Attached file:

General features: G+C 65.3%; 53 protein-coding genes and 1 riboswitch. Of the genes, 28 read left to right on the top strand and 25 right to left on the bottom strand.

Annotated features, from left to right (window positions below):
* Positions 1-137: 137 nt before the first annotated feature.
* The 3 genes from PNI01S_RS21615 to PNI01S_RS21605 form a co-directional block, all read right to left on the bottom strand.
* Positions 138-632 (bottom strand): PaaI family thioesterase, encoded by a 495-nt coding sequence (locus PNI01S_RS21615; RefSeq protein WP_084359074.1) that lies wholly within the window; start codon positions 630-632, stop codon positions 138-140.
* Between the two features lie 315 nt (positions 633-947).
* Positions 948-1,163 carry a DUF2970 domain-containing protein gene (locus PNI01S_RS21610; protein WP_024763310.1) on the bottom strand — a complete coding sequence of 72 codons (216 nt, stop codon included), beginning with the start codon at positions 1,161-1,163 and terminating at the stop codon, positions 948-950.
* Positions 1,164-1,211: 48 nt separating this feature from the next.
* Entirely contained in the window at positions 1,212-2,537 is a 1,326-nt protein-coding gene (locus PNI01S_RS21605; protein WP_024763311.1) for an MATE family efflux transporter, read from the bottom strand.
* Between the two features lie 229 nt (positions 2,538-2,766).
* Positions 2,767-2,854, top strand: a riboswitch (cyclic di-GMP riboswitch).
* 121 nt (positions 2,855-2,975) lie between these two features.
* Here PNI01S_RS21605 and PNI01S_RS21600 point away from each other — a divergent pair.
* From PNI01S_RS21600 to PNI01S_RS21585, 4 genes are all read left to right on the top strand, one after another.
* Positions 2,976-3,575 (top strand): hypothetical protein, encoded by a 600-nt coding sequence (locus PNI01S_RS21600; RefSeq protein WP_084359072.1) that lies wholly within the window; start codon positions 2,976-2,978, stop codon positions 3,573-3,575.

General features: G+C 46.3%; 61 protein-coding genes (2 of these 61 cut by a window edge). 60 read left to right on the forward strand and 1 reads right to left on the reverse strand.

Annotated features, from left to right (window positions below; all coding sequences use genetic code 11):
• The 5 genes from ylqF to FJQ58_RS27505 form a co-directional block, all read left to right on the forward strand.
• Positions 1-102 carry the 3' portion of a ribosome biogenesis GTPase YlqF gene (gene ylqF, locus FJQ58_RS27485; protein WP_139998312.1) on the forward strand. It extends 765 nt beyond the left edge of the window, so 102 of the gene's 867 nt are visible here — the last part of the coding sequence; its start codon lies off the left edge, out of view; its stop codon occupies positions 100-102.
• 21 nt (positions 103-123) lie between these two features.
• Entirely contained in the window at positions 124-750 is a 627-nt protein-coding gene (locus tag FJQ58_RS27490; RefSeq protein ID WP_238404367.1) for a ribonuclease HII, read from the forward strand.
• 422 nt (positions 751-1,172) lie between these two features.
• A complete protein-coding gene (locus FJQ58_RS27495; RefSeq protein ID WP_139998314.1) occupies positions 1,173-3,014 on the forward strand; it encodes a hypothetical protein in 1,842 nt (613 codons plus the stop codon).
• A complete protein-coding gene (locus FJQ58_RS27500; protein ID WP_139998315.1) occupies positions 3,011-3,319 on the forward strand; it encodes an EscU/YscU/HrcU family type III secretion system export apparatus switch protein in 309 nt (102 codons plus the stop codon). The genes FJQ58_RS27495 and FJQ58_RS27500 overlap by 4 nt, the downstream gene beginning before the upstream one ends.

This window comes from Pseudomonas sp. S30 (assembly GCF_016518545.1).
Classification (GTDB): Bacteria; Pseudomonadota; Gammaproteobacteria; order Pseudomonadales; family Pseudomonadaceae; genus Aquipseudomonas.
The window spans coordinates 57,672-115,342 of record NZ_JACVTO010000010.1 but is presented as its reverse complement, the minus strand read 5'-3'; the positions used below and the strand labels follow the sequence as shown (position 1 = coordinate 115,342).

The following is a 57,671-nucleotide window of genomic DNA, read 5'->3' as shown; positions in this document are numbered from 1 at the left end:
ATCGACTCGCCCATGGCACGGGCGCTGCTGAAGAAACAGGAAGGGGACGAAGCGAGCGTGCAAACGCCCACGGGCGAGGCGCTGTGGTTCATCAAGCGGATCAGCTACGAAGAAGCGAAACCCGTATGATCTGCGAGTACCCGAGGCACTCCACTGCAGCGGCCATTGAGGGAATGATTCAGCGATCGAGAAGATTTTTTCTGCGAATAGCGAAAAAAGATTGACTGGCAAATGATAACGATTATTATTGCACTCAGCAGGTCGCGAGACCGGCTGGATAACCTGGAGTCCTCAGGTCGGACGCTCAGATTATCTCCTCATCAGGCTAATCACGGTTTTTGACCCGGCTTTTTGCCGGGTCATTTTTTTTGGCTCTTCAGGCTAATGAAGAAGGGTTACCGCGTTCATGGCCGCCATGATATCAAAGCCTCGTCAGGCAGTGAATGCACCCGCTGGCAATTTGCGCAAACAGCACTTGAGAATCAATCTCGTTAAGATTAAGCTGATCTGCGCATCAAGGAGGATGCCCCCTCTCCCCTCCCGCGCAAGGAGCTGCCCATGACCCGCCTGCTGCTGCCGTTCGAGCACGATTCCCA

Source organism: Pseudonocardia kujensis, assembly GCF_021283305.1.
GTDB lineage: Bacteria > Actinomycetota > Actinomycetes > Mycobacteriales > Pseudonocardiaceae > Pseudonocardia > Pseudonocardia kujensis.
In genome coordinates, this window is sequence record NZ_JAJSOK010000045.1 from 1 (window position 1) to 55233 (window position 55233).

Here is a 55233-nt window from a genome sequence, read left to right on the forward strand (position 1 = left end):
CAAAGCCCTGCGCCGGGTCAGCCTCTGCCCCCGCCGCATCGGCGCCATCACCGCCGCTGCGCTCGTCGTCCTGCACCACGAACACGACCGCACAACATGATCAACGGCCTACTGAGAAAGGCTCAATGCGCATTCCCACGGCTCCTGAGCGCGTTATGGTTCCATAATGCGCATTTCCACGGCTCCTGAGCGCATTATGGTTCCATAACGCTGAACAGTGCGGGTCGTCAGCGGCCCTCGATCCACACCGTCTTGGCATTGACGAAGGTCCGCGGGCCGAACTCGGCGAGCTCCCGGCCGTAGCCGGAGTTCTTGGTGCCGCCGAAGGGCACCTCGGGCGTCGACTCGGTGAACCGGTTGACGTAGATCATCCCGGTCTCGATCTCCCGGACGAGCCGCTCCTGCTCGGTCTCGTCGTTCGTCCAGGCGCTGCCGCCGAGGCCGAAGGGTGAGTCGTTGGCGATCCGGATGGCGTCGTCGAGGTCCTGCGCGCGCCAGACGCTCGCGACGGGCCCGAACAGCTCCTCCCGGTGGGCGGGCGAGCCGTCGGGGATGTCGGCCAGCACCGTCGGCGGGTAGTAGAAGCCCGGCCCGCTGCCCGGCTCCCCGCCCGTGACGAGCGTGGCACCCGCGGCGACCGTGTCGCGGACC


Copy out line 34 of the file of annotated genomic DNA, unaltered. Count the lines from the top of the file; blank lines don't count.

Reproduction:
CAAAGCCCTGCGCCGGGTCAGCCTCTGCCCCCGCCGCATCGGCGCCATCACCGCCGCTGCGCTCGTCGTCCTGCACCACGAACACGACCGCACAACATGATCAACGGCCTACTGAGAAAGGCTCAATGCGCATTCCCACGGCTCCTGAGCGCGTTATGGTTCCATAATGCGCATTTCCACGGCTCCTGAGCGCATTATGGTTCCATAACGCTGAACAGTGCGGGTCGTCAGCGGCCCTCGATCCACACCGTCTTGGCATTGACGAAGGTCCGCGGGCCGAACTCGGCGAGCTCCCGGCCGTAGCCGGAGTTCTTGGTGCCGCCGAAGGGCACCTCGGGCGTCGACTCGGTGAACCGGTTGACGTAGATCATCCCGGTCTCGATCTCCCGGACGAGCCGCTCCTGCTCGGTCTCGTCGTTCGTCCAGGCGCTGCCGCCGAGGCCGAAGGGTGAGTCGTTGGCGATCCGGATGGCGTCGTCGAGGTCCTGCGCGCGCCAGACGCTCGCGACGGGCCCGAACAGCTCCTCCCGGTGGGCGGGCGAGCCGTCGGGGATGTCGGCCAGCACCGTCGGCGGGTAGTAGAAGCCCGGCCCGCTGCCCGGCTCCCCGCCCGTGACGAGCGTGGCACCCGCGGCGACCGTGTCGCGGACC